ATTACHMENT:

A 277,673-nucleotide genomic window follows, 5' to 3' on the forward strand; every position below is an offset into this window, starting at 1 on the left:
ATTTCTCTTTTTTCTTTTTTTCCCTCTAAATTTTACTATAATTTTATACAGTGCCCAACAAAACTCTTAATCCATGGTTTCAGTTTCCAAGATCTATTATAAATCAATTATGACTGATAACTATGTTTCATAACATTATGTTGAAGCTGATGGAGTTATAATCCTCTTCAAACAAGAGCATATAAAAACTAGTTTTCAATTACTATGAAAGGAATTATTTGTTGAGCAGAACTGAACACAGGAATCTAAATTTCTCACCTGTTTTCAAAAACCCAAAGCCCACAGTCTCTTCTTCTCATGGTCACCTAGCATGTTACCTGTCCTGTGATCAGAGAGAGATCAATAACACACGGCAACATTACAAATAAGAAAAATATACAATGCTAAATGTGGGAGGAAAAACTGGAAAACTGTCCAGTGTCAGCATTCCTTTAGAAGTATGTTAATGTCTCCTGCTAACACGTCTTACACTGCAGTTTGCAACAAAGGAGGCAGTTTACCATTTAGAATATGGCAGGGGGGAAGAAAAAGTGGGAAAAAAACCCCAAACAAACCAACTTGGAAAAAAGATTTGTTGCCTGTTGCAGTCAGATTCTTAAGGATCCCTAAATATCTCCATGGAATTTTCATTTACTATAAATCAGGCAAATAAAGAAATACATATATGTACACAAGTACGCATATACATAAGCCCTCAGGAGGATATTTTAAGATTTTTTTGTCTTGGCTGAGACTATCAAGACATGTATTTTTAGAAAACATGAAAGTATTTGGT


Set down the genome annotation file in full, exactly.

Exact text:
A 277,673-nucleotide genomic window follows, 5' to 3' on the forward strand; every position below is an offset into this window, starting at 1 on the left:
ATTTCTCTTTTTTCTTTTTTTCCCTCTAAATTTTACTATAATTTTATACAGTGCCCAACAAAACTCTTAATCCATGGTTTCAGTTTCCAAGATCTATTATAAATCAATTATGACTGATAACTATGTTTCATAACATTATGTTGAAGCTGATGGAGTTATAATCCTCTTCAAACAAGAGCATATAAAAACTAGTTTTCAATTACTATGAAAGGAATTATTTGTTGAGCAGAACTGAACACAGGAATCTAAATTTCTCACCTGTTTTCAAAAACCCAAAGCCCACAGTCTCTTCTTCTCATGGTCACCTAGCATGTTACCTGTCCTGTGATCAGAGAGAGATCAATAACACACGGCAACATTACAAATAAGAAAAATATACAATGCTAAATGTGGGAGGAAAAACTGGAAAACTGTCCAGTGTCAGCATTCCTTTAGAAGTATGTTAATGTCTCCTGCTAACACGTCTTACACTGCAGTTTGCAACAAAGGAGGCAGTTTACCATTTAGAATATGGCAGGGGGGAAGAAAAAGTGGGAAAAAAACCCCAAACAAACCAACTTGGAAAAAAGATTTGTTGCCTGTTGCAGTCAGATTCTTAAGGATCCCTAAATATCTCCATGGAATTTTCATTTACTATAAATCAGGCAAATAAAGAAATACATATATGTACACAAGTACGCATATACATAAGCCCTCAGGAGGATATTTTAAGATTTTTTTGTCTTGGCTGAGACTATCAAGACATGTATTTTTAGAAAACATGAAAGTATTTGGT